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Chewing the fat: Understanding how we talk about our bodies

April 22, 2019

Cindi SturtzSreetharan was driving her daughter home from school when her daughter asked, “Do you think my thighs look fat?” The child was 9 years old.

Some moms would have found this interaction heart-wrenching and disconcerting. This was not the case for SturtzSreetharan. As a linguistic anthropologist at Arizona State University, she studies the ways people use language to construct culture and meaning. She knew that questions like, “Do I look fat?” are a common conversation engagement strategy called “fat talk.”

Her daughter could have picked it up anywhere. Here sat not an insecure fourth-grader, but a representation of a cultural norm.

SturtzSreetharan’s research in ASU’s Center for Global Health aims to understand how body weight influences our physical, emotional, cultural and social lives. Findings from her latest study were published in the Journal of Sociolinguistics on April 11.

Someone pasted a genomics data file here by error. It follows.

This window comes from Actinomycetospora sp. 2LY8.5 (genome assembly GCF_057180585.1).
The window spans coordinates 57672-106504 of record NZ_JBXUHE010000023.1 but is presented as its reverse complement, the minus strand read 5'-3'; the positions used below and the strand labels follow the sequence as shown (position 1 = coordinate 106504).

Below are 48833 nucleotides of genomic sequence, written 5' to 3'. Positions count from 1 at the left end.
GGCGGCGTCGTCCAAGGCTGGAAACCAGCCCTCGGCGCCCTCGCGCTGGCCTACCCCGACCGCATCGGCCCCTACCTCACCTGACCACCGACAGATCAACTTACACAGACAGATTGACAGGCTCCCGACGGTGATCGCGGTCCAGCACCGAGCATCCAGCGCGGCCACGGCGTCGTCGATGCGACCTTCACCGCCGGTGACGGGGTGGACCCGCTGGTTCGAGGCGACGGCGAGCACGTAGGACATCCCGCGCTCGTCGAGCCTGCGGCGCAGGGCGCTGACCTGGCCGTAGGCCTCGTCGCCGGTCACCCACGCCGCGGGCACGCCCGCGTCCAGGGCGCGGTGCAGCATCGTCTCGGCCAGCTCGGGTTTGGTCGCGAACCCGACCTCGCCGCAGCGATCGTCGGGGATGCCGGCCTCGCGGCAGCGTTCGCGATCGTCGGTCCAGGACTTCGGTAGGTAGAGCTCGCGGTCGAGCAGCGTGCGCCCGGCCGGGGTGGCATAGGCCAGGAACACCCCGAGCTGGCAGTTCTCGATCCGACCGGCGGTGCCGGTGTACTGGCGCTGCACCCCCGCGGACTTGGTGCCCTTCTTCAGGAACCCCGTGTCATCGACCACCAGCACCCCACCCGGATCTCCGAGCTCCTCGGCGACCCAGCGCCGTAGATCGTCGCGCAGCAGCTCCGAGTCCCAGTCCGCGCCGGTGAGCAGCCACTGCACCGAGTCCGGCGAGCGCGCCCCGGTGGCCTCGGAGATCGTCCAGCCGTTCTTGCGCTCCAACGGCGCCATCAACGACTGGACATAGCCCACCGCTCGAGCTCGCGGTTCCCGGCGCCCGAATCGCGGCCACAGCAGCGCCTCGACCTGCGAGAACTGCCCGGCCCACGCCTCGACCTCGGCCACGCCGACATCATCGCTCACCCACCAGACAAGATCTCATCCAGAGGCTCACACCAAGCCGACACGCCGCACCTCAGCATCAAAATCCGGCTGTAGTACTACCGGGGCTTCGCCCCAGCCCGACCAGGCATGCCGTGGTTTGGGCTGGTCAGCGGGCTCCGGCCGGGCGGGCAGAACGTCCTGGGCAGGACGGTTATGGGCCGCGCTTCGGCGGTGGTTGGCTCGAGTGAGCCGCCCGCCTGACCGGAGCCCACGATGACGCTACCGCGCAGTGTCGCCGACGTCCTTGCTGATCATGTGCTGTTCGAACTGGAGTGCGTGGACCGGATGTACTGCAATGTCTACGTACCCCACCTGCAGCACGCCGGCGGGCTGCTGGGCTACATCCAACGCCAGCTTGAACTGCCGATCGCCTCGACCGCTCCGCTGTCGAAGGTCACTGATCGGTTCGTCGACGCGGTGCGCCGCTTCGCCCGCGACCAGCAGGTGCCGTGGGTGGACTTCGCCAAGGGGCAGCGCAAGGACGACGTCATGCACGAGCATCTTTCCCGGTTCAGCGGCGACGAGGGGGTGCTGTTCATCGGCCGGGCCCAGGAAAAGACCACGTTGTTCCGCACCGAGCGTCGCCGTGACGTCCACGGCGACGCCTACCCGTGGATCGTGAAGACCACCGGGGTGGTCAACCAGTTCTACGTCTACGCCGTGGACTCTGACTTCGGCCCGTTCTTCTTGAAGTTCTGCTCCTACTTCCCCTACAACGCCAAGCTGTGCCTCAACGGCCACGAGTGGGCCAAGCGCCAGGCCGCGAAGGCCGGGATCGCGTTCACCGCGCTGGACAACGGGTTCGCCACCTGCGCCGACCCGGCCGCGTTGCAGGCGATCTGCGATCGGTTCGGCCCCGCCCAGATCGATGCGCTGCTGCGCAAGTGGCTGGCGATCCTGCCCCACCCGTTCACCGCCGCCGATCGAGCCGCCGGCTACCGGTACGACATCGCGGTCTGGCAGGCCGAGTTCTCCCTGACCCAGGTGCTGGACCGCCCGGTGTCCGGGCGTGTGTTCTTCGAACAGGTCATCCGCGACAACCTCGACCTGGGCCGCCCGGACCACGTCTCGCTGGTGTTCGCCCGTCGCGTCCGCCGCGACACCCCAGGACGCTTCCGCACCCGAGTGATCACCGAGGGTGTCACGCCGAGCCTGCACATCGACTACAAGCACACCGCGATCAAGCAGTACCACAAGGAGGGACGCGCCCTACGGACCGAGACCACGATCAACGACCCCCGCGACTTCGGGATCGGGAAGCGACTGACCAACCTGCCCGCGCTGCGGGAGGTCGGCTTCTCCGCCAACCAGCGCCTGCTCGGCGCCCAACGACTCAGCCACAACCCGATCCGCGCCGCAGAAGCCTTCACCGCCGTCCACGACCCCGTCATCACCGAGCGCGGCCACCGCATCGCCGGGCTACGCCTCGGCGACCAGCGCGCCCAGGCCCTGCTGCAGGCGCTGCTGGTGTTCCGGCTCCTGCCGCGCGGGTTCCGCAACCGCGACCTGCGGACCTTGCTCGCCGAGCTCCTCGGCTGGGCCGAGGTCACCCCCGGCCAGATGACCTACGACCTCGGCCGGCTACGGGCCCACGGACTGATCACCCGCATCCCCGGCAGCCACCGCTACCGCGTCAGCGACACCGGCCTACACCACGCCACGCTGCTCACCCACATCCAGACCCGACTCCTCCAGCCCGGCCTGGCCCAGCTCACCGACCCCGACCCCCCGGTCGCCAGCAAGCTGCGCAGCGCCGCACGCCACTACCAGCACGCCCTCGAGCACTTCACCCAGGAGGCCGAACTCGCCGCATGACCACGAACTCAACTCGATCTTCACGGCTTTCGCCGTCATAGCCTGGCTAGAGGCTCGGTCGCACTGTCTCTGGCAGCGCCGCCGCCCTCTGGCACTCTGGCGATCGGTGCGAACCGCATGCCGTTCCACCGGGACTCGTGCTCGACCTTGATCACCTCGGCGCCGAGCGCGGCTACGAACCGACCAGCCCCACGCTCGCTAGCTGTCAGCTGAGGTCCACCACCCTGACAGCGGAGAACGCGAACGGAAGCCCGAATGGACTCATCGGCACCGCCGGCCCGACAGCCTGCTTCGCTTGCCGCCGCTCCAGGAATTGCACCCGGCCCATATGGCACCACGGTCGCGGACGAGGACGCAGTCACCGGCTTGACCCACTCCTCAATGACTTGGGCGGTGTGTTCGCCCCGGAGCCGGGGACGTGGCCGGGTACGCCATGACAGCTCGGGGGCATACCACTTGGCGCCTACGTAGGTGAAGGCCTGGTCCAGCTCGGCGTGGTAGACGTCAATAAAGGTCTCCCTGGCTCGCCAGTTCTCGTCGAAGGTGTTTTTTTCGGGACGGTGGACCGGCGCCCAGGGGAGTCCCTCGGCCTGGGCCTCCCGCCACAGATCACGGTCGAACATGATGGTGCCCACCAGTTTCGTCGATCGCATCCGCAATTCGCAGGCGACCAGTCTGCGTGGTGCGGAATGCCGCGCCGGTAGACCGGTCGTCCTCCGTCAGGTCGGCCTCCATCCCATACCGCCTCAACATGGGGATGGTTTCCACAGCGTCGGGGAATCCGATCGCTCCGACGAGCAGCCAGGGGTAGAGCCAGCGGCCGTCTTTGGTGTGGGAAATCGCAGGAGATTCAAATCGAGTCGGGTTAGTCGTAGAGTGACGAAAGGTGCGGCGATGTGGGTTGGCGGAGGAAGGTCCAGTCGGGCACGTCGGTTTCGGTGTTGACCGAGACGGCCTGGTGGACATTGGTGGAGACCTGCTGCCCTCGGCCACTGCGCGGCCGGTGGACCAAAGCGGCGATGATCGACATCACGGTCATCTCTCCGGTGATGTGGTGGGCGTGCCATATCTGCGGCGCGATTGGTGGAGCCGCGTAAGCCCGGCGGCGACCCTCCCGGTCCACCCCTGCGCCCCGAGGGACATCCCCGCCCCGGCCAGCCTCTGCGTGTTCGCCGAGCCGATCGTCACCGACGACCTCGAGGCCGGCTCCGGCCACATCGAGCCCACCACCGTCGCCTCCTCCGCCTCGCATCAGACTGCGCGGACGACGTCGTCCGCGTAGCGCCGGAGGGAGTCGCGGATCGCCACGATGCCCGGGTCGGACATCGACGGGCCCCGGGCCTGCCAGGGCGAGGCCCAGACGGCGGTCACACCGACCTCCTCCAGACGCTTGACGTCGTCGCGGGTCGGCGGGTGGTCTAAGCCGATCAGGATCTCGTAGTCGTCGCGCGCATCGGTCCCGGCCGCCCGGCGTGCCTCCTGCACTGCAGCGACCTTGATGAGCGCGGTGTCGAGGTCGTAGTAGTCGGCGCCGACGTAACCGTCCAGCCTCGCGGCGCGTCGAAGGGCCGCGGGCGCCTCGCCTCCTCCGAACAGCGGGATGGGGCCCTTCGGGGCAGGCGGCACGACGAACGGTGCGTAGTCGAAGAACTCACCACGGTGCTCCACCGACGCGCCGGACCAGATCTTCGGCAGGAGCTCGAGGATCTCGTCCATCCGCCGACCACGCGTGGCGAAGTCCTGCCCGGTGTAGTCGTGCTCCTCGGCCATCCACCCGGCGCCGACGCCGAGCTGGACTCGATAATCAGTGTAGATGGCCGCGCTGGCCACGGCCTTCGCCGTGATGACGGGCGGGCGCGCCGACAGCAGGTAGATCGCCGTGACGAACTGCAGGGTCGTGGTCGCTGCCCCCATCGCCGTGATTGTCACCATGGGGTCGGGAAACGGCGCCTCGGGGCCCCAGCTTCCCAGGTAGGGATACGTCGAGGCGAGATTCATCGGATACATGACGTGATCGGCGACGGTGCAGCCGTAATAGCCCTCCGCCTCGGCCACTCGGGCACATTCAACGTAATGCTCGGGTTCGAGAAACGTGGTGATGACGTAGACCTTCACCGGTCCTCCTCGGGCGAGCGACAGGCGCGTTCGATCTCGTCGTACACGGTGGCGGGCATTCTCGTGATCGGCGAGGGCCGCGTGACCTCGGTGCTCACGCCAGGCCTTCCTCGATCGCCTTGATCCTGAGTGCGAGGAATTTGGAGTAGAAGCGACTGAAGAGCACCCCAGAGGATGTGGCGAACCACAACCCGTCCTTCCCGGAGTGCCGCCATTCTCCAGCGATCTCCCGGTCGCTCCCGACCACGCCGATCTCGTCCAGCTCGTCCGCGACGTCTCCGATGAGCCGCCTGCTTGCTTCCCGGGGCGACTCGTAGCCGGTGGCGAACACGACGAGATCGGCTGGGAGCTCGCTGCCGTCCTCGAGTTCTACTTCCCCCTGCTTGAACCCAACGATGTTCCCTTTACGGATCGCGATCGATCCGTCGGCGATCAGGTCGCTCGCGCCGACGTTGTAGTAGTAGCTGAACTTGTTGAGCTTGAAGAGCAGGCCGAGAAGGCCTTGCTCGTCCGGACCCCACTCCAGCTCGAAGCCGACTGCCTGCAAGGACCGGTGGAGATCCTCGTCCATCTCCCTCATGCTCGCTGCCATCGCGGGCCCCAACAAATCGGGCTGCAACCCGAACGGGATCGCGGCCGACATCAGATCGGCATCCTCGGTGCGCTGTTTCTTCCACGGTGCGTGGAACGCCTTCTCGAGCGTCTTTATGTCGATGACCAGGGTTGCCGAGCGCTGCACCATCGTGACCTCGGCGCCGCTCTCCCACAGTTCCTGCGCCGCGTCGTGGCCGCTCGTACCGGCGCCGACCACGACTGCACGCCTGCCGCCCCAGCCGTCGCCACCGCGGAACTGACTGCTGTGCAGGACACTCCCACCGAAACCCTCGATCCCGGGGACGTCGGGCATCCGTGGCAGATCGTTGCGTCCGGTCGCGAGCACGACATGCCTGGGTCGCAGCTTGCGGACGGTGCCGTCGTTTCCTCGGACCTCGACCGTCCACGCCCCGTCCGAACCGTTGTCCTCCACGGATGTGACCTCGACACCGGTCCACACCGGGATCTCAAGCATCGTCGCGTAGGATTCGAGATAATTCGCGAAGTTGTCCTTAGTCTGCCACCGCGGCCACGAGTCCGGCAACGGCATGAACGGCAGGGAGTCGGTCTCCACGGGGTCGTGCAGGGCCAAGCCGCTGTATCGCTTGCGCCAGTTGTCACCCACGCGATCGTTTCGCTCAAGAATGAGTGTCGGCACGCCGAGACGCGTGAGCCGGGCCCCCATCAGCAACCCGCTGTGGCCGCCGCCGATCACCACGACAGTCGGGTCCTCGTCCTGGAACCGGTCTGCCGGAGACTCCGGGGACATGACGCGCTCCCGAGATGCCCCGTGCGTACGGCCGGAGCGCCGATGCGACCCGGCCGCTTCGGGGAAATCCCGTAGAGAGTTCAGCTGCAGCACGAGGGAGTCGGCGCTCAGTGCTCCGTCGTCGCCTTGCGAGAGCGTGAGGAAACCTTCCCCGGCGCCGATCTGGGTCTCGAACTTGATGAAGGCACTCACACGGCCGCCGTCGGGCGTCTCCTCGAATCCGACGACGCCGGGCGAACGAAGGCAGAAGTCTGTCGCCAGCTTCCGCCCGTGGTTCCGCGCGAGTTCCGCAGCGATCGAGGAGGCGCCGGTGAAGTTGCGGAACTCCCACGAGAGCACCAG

Worries about bodies and weight affect people of every gender, race, class and age in the U.S. How people engage in fat talk and other conversations about weight could significantly impact how they respond and participate in their own social lives, neighborhoods and communities.

What is fat talk?

Fat talk is defined as self-deprecating talk about one’s body to others. Mimi Nichter, a sociocultural anthropologist from the University of Arizona, coined the term in the 1990s.

“Does this make me look fat?” shows up in conversation much like “How are you?” Both questions have a seemingly preprogrammed cultural response, in that there are set ways to respond that people just know. If someone asks you how you are, you are most likely to say, “Fine.” If someone asks whether an outfit makes them look fat, you are inclined to say “No,” regardless of what you are thinking.